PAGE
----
These symptoms — especially when combined — can change your mood, affect your sleep and make it harder to focus, according to the American College of Allergy, Asthma & Immunology.
In Europe, around 40% of people are allergic to pollen, making it the most common source of allergies, according to the European Climate and Health Observatory. And it is likely to increase with climate change, which is prolonging and intensifying pollen seasons. Not great news for people like Shanker.
When the immune system overreacts
Some people think allergies are due to a problematic or weak immune system, but experts say that’s a myth. 
"This will surprise many, but allergy sufferers actually have a better immune system,” said Torsten Zuberbier, allergology professor at Charite Hospital, in an interview with WELT.
Ok, a good immune system — that’s not so bad. The problem is that it overreacts. It goes into overdrive when harmless, microscopic pollen grains reach your nose or eyes. Your immune cells detect them and yell "attack", triggering an immune response.
People with hay fever often take antihistamine medications. That’s because when pollen enters the body of someone with allergies, their immune system causes a spike in the production of histamine, a chemical that tells your body something potentially dangerous has entered that needs to be got rid of.
In response, you sneeze, itch and your eyes water. Inflammation can also occur. Antihistamine medications are designed to block this response.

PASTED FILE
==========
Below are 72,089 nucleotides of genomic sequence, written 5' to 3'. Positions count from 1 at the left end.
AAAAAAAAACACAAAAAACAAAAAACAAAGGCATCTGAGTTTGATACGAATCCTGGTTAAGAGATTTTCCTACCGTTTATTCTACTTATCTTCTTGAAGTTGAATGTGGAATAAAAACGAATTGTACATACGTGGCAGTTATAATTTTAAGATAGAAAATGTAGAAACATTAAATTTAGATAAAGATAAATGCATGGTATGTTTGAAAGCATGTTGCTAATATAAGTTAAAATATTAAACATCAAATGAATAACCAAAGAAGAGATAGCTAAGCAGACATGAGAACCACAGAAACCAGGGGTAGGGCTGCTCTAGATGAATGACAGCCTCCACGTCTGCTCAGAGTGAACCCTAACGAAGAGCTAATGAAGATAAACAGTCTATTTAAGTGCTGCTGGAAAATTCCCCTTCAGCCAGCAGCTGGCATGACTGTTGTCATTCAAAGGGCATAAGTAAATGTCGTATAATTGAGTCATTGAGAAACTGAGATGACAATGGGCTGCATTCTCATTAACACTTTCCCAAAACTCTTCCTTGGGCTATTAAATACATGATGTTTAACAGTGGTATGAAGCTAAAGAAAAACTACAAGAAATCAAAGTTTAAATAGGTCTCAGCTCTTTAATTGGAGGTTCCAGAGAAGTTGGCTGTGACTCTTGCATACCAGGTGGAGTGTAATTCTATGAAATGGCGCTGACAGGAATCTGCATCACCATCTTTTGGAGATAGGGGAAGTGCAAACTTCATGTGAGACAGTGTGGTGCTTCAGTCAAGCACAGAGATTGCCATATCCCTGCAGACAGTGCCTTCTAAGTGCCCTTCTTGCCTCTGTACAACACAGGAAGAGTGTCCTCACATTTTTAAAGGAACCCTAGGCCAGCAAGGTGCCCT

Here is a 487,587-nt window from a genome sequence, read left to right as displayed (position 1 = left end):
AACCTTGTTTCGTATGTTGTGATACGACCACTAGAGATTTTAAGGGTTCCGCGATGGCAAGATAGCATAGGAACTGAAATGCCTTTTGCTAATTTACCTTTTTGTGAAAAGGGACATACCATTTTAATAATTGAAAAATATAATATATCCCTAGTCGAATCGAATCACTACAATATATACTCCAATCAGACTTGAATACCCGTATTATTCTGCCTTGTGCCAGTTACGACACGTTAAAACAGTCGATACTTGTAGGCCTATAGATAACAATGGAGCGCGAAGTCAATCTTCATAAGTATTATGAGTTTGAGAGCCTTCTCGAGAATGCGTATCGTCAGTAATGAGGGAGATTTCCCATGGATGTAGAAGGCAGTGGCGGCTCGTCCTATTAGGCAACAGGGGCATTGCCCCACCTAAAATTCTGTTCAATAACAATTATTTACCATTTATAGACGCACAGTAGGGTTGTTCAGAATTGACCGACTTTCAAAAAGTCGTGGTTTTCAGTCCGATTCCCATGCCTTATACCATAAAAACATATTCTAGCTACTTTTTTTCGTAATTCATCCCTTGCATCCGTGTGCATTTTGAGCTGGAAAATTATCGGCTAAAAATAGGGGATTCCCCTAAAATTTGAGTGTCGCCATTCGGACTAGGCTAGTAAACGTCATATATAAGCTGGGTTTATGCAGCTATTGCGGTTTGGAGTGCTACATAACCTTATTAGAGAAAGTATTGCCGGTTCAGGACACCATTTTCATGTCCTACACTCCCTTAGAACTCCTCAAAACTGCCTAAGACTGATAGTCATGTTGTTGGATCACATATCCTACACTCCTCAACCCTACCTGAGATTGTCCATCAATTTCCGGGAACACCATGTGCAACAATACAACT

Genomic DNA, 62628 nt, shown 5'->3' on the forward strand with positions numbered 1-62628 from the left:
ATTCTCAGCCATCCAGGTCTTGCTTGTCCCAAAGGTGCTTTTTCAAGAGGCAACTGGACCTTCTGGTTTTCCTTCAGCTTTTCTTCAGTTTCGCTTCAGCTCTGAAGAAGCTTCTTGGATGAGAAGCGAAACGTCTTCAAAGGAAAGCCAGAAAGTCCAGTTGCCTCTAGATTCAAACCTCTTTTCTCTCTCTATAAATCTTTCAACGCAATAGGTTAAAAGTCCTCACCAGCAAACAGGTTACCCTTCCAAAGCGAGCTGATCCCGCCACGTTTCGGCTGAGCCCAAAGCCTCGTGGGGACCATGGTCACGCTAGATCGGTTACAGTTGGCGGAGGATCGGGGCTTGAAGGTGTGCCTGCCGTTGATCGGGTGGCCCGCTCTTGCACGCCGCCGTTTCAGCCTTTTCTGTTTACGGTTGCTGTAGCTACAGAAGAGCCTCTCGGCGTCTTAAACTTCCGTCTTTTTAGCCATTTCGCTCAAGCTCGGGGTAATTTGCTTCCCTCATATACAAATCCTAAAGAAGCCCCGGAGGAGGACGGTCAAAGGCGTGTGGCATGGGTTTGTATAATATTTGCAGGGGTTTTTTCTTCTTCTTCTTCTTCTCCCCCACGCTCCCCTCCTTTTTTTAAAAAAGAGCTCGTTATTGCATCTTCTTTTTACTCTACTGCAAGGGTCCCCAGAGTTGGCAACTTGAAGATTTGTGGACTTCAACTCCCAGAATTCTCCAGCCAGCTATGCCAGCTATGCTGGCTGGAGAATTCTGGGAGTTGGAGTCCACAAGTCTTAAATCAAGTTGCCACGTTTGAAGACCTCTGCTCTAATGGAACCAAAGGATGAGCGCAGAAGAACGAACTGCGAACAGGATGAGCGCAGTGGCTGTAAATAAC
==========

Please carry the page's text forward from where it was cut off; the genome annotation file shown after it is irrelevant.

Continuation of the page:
That's the case with every allergic reaction, not just hay fever.
Pollen is everywhere
The thing is, this wasn’t the first time Shanker had been exposed to pollen. "Even a city like Bangalore is known for pollen, but when I went there for a couple of days, I didn't feel it," he said.
Indeed, pollen is basically everywhere — it's how seed plants reproduce. The flying sperm makes its way onto the flowers' so-called "female" structure, the pistil. The pollen fertilizes in ovules in order to develop into a seed, and with some luck, grow into a plant. So wherever there are plants that produce seeds, there is pollen.
Like fruits, pollen differs by geographic region — mangos don’t grow in Germany, for example. There are many microscopic differences in the pollen of plants, based on where they grow.
The size of an individual pollen grain ranges from around two to 100 micrometers. That's taking a millimeter and dividing it into a thousand parts — don't try it at home, it might take a while. 
Different pollen grains around the world
For people like Shanker, this vast diversity of pollen could be the reason behind newly acquired allergies.
Just as some people can be allergic to just a few types of food, like peanuts or apples, allergies to pollen can vary based on the individual type of grain. And the pollen grains that are common in Europe are not the same as those in, say, India.
"When I spoke to other Indian students, many of them were complaining about the same thing [hay fever]," he said. 
Some studies have confirmed this phenomenon, showing that migrants are more prone to seasonal allergies.